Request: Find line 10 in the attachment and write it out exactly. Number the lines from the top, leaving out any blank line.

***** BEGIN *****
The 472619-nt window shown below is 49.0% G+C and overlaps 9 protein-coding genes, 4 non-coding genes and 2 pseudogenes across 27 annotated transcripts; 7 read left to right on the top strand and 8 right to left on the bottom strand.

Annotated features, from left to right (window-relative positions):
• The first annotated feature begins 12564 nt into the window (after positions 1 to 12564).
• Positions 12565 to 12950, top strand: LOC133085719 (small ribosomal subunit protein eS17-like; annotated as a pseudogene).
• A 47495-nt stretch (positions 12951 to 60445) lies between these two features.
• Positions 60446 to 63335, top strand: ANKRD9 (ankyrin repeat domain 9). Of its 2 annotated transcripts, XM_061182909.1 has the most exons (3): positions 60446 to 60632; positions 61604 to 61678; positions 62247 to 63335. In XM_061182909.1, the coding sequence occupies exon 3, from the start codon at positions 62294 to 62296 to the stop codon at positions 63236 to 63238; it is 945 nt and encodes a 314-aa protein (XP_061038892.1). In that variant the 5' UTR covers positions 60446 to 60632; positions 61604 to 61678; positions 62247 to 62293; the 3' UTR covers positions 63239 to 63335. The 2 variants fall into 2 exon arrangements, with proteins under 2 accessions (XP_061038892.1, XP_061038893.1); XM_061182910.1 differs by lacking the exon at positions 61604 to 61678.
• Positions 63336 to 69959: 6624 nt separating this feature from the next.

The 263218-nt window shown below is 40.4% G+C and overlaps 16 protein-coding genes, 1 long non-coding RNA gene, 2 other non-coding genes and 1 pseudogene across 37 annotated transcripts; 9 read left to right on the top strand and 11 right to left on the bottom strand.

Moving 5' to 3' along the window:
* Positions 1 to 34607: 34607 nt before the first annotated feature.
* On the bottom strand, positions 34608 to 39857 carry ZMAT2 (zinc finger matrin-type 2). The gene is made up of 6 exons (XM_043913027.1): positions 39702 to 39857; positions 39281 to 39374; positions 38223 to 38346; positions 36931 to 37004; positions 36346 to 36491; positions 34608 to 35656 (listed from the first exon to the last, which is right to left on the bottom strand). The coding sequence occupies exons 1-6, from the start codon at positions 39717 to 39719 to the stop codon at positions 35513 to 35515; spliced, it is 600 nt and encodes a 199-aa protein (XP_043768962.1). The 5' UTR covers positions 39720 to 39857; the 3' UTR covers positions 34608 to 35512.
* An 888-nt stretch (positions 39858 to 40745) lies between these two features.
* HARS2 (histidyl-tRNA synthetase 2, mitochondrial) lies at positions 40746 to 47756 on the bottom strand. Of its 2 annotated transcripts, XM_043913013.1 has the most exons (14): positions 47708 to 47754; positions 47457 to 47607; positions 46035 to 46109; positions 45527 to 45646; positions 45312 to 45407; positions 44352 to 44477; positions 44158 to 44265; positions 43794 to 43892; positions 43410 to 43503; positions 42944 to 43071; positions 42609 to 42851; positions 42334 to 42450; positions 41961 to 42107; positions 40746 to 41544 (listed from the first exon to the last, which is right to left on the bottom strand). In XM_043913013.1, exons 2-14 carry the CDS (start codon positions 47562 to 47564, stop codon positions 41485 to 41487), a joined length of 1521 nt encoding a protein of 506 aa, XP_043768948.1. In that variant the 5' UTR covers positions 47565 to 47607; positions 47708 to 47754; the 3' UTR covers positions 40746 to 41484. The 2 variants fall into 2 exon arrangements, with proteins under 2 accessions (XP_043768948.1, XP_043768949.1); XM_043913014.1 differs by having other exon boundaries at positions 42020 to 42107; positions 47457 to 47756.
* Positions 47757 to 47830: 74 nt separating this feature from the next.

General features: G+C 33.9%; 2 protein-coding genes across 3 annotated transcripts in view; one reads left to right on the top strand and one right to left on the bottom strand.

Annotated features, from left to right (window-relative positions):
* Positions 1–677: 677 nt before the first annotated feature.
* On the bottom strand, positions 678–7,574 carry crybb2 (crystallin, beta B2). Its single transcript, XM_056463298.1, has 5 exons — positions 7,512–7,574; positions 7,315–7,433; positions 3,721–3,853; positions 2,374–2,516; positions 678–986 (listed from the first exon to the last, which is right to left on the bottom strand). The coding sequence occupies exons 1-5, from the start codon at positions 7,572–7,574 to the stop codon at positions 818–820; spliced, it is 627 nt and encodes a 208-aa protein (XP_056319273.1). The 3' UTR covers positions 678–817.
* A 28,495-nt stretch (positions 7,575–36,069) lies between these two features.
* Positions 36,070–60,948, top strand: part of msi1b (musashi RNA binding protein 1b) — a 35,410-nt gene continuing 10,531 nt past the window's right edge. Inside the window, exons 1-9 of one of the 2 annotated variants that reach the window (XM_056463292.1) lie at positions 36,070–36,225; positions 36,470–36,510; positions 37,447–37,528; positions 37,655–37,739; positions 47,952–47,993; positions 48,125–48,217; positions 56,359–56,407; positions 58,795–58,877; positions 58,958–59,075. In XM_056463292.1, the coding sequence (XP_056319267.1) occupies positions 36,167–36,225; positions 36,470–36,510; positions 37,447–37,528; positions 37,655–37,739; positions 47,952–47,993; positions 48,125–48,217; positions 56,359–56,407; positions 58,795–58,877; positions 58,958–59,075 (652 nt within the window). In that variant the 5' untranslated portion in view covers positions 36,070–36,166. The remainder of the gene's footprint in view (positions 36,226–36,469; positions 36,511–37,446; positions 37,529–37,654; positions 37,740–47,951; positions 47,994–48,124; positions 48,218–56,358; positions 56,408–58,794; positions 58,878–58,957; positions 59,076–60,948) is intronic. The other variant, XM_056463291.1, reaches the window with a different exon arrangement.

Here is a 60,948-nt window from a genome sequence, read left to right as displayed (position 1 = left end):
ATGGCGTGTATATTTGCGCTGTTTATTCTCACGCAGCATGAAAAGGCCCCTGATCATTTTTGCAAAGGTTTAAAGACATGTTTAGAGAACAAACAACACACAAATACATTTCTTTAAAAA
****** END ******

* Positions 1 to 34607: 34607 nt before the first annotated feature.